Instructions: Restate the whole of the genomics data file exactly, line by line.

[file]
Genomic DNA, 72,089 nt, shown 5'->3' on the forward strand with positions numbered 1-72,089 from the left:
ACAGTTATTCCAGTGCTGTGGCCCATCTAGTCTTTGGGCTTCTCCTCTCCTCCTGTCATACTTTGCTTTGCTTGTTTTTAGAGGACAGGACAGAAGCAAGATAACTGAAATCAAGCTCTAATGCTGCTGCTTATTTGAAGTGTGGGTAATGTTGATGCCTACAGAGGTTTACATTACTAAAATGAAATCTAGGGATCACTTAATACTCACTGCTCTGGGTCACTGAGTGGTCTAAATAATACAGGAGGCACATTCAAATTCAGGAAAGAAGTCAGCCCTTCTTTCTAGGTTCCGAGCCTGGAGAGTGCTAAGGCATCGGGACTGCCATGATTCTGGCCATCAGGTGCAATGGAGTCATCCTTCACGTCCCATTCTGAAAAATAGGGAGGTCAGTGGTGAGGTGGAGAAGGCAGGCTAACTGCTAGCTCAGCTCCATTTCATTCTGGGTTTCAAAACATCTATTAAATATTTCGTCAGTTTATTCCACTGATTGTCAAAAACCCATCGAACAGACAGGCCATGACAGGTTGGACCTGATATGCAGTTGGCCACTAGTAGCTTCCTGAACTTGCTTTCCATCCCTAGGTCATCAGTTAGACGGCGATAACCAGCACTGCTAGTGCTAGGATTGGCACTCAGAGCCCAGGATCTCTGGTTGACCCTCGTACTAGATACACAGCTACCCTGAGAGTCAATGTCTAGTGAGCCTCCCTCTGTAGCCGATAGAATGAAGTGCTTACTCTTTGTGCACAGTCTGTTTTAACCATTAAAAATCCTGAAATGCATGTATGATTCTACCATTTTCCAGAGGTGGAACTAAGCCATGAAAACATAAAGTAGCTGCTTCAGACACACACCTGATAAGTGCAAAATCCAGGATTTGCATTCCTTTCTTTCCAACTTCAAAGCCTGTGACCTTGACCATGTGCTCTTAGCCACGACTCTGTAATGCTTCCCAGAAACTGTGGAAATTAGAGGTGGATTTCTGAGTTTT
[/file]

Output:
Genomic DNA, 72,089 nt, shown 5'->3' on the forward strand with positions numbered 1-72,089 from the left:
ACAGTTATTCCAGTGCTGTGGCCCATCTAGTCTTTGGGCTTCTCCTCTCCTCCTGTCATACTTTGCTTTGCTTGTTTTTAGAGGACAGGACAGAAGCAAGATAACTGAAATCAAGCTCTAATGCTGCTGCTTATTTGAAGTGTGGGTAATGTTGATGCCTACAGAGGTTTACATTACTAAAATGAAATCTAGGGATCACTTAATACTCACTGCTCTGGGTCACTGAGTGGTCTAAATAATACAGGAGGCACATTCAAATTCAGGAAAGAAGTCAGCCCTTCTTTCTAGGTTCCGAGCCTGGAGAGTGCTAAGGCATCGGGACTGCCATGATTCTGGCCATCAGGTGCAATGGAGTCATCCTTCACGTCCCATTCTGAAAAATAGGGAGGTCAGTGGTGAGGTGGAGAAGGCAGGCTAACTGCTAGCTCAGCTCCATTTCATTCTGGGTTTCAAAACATCTATTAAATATTTCGTCAGTTTATTCCACTGATTGTCAAAAACCCATCGAACAGACAGGCCATGACAGGTTGGACCTGATATGCAGTTGGCCACTAGTAGCTTCCTGAACTTGCTTTCCATCCCTAGGTCATCAGTTAGACGGCGATAACCAGCACTGCTAGTGCTAGGATTGGCACTCAGAGCCCAGGATCTCTGGTTGACCCTCGTACTAGATACACAGCTACCCTGAGAGTCAATGTCTAGTGAGCCTCCCTCTGTAGCCGATAGAATGAAGTGCTTACTCTTTGTGCACAGTCTGTTTTAACCATTAAAAATCCTGAAATGCATGTATGATTCTACCATTTTCCAGAGGTGGAACTAAGCCATGAAAACATAAAGTAGCTGCTTCAGACACACACCTGATAAGTGCAAAATCCAGGATTTGCATTCCTTTCTTTCCAACTTCAAAGCCTGTGACCTTGACCATGTGCTCTTAGCCACGACTCTGTAATGCTTCCCAGAAACTGTGGAAATTAGAGGTGGATTTCTGAGTTTT